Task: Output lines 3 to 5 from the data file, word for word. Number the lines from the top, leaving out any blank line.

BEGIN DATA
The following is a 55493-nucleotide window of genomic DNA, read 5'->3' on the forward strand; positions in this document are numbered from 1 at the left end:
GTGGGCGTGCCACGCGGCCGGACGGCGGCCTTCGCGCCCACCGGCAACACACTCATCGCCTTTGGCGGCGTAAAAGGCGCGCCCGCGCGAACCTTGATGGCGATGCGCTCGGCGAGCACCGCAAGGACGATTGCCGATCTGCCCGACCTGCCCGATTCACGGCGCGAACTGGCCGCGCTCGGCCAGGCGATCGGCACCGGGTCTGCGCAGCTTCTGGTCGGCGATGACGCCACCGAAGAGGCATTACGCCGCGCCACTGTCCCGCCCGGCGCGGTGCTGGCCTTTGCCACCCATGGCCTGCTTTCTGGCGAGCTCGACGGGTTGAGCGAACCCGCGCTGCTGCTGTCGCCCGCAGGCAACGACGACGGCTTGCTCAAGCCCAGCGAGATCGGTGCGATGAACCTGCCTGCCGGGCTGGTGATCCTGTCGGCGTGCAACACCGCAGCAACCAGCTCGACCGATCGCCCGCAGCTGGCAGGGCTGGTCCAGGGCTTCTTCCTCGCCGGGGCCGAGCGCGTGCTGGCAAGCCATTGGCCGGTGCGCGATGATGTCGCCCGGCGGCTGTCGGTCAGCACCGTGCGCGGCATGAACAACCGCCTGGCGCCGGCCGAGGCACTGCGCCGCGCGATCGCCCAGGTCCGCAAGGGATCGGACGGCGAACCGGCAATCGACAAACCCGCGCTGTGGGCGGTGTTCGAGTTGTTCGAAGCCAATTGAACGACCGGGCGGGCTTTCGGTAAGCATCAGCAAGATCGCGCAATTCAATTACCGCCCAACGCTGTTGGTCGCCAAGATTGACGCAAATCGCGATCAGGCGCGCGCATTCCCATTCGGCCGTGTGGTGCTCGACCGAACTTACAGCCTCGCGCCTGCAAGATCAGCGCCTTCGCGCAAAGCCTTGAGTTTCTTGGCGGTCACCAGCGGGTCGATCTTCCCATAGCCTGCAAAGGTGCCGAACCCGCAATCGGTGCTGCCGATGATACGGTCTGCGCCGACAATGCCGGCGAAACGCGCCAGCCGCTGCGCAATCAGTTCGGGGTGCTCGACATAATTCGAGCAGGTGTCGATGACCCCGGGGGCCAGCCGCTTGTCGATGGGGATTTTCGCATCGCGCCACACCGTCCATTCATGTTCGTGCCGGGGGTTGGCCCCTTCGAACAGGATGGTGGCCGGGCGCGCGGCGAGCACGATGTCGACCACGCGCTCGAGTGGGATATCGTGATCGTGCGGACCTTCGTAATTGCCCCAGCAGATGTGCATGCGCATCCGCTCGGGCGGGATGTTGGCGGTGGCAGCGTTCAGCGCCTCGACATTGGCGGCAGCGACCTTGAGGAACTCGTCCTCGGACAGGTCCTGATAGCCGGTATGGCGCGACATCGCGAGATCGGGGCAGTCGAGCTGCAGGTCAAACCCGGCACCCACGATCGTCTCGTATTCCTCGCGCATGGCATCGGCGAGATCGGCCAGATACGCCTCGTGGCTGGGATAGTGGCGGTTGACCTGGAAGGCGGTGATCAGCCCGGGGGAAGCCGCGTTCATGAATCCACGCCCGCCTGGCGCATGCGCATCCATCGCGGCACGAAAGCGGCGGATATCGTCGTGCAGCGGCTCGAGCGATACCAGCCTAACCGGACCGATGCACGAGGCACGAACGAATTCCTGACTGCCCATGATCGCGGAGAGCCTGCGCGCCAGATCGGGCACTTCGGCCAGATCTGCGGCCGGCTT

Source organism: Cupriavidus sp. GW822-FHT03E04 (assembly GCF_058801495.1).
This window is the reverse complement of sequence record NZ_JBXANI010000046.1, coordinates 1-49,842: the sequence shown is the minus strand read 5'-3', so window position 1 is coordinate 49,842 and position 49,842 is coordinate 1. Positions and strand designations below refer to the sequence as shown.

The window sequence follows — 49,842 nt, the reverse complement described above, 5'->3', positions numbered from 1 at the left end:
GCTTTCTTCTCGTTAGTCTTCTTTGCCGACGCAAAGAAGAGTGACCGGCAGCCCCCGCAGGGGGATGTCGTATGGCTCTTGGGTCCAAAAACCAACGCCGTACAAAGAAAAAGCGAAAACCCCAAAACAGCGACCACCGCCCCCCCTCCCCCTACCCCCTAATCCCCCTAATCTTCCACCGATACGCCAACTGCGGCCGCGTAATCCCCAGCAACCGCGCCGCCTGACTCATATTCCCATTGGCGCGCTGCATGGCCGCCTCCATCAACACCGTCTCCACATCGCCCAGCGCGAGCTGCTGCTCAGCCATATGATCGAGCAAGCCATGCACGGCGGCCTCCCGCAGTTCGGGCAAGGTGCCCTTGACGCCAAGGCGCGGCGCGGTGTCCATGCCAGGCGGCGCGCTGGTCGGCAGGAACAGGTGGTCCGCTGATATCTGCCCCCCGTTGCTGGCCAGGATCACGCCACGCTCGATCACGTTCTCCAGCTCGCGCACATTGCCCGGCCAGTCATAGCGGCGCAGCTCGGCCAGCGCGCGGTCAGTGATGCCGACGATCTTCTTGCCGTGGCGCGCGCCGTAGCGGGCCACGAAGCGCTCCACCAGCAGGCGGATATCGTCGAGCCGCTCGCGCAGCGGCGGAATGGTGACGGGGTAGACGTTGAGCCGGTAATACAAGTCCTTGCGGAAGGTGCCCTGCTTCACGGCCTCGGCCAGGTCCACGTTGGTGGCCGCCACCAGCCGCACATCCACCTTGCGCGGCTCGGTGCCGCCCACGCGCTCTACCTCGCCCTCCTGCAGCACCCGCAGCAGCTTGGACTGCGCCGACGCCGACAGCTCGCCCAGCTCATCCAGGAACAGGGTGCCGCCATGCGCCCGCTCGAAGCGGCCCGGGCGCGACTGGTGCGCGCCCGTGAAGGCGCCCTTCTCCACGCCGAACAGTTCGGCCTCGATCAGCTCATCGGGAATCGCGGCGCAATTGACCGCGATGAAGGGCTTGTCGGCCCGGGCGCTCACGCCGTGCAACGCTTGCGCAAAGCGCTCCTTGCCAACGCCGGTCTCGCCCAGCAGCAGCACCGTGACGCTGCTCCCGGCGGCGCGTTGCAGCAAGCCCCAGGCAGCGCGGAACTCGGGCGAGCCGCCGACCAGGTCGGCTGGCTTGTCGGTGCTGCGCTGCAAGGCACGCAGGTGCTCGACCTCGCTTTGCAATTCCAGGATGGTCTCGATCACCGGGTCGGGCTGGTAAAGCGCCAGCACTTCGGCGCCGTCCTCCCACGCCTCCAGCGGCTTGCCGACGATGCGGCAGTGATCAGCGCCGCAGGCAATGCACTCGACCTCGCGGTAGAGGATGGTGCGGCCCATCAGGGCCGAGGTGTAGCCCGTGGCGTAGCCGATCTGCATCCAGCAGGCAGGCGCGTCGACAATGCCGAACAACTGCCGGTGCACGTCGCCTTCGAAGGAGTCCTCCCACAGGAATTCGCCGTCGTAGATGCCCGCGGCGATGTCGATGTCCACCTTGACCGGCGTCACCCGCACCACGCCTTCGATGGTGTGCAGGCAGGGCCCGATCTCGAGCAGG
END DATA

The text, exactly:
Source organism: Cupriavidus sp. GW822-FHT03E04 (assembly GCF_058801495.1).
This window is the reverse complement of sequence record NZ_JBXANI010000046.1, coordinates 1-49,842: the sequence shown is the minus strand read 5'-3', so window position 1 is coordinate 49,842 and position 49,842 is coordinate 1. Positions and strand designations below refer to the sequence as shown.

The window sequence follows — 49,842 nt, the reverse complement described above, 5'->3', positions numbered from 1 at the left end: